Monday, 21 September 2015

My Dad...

My dad celebrated his last birthday here on earth on June 8, 2015.  He celebrated his first birthday in heaven on August 30, 2015.  He believed this was where he was going and I believe it is where he is.  Someday I will see him again.

The months in between his birthdays saw the gradual decline of Dad's health.  Walks got shorter and were aided by a cane and then a walker.  Finally they stopped all together.  Pain increased as the cancer overtook his body.  But he never let it get to him.  Every time someone would come by and ask how he was he would say good.  I think it's because he knew where he was heading.  One of the last things Dad said to me was, 'Before I was dying and the cancer got real bad, I decided to hand everything over to God.  And that's worked really well for me.  I never did get my big miracle, but I got little miracles every day along the way.'  If I take one thing away from Dad's life, I want it to be this.  An unwavering faith and the knowledge that burdens are a whole lot lighter when you let God carry them.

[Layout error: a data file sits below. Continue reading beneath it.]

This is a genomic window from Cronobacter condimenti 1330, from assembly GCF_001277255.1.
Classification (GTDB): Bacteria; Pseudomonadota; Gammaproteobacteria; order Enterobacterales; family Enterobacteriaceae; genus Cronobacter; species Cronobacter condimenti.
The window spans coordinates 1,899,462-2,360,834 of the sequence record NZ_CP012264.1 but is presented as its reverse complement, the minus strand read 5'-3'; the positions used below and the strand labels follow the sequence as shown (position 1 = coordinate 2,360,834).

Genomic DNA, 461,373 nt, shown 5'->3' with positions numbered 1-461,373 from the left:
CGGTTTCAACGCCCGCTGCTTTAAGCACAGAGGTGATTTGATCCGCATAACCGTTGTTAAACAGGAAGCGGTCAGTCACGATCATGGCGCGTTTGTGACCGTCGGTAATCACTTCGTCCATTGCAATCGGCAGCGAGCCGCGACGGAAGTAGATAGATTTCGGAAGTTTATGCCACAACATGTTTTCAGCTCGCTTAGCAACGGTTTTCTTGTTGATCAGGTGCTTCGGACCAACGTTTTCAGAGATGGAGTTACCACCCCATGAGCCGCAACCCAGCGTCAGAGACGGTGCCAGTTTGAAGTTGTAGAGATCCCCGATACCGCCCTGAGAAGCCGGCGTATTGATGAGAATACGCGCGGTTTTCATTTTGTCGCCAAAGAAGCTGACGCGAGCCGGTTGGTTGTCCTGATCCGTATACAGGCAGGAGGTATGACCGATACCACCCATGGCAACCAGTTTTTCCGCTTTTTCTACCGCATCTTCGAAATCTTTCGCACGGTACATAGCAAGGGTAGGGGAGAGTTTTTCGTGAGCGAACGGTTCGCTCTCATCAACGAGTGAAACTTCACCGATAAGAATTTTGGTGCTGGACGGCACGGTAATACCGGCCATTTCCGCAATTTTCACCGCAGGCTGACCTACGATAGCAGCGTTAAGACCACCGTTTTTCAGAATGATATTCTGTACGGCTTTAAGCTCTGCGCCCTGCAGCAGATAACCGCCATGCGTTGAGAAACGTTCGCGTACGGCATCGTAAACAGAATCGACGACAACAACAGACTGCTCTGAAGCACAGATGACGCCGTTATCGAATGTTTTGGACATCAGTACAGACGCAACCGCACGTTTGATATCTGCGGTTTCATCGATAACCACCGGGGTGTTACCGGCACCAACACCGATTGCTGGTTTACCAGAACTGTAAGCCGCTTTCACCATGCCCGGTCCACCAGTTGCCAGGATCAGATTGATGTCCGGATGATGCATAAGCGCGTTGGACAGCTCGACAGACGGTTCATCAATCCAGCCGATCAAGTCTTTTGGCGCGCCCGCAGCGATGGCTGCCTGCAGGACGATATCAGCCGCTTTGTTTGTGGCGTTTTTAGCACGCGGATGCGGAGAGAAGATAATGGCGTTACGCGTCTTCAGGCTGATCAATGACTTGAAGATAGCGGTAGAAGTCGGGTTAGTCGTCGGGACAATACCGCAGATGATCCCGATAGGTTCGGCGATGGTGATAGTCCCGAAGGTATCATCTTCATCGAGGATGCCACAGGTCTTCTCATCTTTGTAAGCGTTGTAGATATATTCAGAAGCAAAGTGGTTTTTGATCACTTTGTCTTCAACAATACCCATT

These months also showed me a new side of Mom and a strength I  didn't know she had.  As Dad got weaker, she got stronger.  She was determined to give him his final wish of being able to die at home.  And she did it.  Love looks a lot different in the final stages of life than in the honeymoon phase.  Holding a cup with a straw in it so Dad could have a swallow of water.  Begging him to have just one sip.  Injecting morphine into a port in his belly every couple hours so the pain stayed at bay.  Holding his hand and singing him to sleep when he was too scared to face the night alone.  And finally, holding his hand as he took his final breath and passed away.  Now that is true love.